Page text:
(define (maybe-unfold stop? mapper successor . seed*)
  (if (appy stop? seed*) (nothing)
     (let* ((res (call-with-values (lambda () (apply mapper seed*)) just)))
       (assume (call-with-values (lambda () (apply successor seed*)) stop?)
       res)))

>> (19) I still think that it is an error that the error MUST be
>> signaled. I still propose to change the wording so that an error
>> SHOULD be signaled ("encouraged" in the RNRS terminology) as this
>> would not preclude Schemes offering a fast unsafe execution mode.
>
>
> The point is that the default version of maybe-ref should always raise a non-resumable exception whenever there is a Nothing; that way, one may safely unpack Maybes with a guarantee that the procedure which does so will terminate abnormally.

As long as one cannot guard against the signaled error (see my
argument above) it's not helpful but just disallows certain
optimizations. Do you know any Scheme that does not offer a safe mode
where these errors aren't detected by the runtime system?

>> (20) What about a `maybe-case' as well? In `maybe-if', the payload of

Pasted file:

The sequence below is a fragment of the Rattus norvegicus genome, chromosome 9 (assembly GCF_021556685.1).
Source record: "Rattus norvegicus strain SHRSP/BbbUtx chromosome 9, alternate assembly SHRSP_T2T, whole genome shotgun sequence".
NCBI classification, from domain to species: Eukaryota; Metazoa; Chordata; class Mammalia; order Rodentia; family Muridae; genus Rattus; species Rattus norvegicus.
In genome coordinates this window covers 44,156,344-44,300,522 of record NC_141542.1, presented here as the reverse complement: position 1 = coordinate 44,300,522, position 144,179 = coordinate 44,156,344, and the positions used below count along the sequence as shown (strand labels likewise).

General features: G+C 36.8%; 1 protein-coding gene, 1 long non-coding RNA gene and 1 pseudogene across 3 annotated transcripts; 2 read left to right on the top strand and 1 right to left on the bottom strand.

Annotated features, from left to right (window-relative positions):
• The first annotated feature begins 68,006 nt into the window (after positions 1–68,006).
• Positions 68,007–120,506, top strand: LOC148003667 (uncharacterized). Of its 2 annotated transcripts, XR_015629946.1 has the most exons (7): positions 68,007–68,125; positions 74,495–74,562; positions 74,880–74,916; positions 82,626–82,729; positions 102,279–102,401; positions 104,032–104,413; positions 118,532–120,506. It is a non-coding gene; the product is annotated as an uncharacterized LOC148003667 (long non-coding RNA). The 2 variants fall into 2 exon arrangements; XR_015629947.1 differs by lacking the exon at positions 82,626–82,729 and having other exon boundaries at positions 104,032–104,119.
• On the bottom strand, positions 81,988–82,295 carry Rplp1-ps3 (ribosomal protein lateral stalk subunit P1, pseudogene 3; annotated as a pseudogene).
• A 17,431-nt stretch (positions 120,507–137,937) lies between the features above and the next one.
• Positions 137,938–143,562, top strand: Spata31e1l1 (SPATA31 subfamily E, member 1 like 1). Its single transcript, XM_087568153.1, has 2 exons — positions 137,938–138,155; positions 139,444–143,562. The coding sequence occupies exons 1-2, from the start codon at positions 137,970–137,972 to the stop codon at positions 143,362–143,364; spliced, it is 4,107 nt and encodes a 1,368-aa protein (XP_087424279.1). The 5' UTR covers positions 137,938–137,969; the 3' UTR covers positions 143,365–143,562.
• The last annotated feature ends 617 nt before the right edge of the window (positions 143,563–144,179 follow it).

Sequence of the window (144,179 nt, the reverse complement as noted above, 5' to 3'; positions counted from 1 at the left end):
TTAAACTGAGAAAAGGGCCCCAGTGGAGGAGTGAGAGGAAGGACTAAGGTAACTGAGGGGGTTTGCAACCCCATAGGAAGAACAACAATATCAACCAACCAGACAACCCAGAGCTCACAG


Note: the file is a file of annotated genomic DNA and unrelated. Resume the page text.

>> the Just is thrown away, which is not what we always want.
>>
>> (define-syntax maybe-case
>>   (syntax-rules (just nothing)
>>     ((maybe-case e ((just . arg*) . body1) ((nothing) . body2))
>>      (maybe-ref e (lambda () . body2) (lambda arg* body1)))))
>>
>> A similar definition can be made for `either-case'.
>
>
> Can you explain the purpose of this?

If you have code that consumes a Maybe, you can use `maybe-if' to turn
different data paths (encoded by Maybe) into different code paths. But
when you also need to know the payload, you would use `maybe-case':

(maybe-case maybe
  ((just x)
   ;; maybe is a just and `x' is bound to the payload, which must be a
single object in this case
   ...)
  ((nothing)
   ;; maybe is a nothing
   ...))

Marc